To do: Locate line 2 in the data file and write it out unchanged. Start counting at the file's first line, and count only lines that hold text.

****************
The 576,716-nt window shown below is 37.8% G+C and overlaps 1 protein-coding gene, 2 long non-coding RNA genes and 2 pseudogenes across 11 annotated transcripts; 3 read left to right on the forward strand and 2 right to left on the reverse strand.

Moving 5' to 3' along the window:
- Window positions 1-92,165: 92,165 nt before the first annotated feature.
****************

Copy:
Moving 5' to 3' along the window: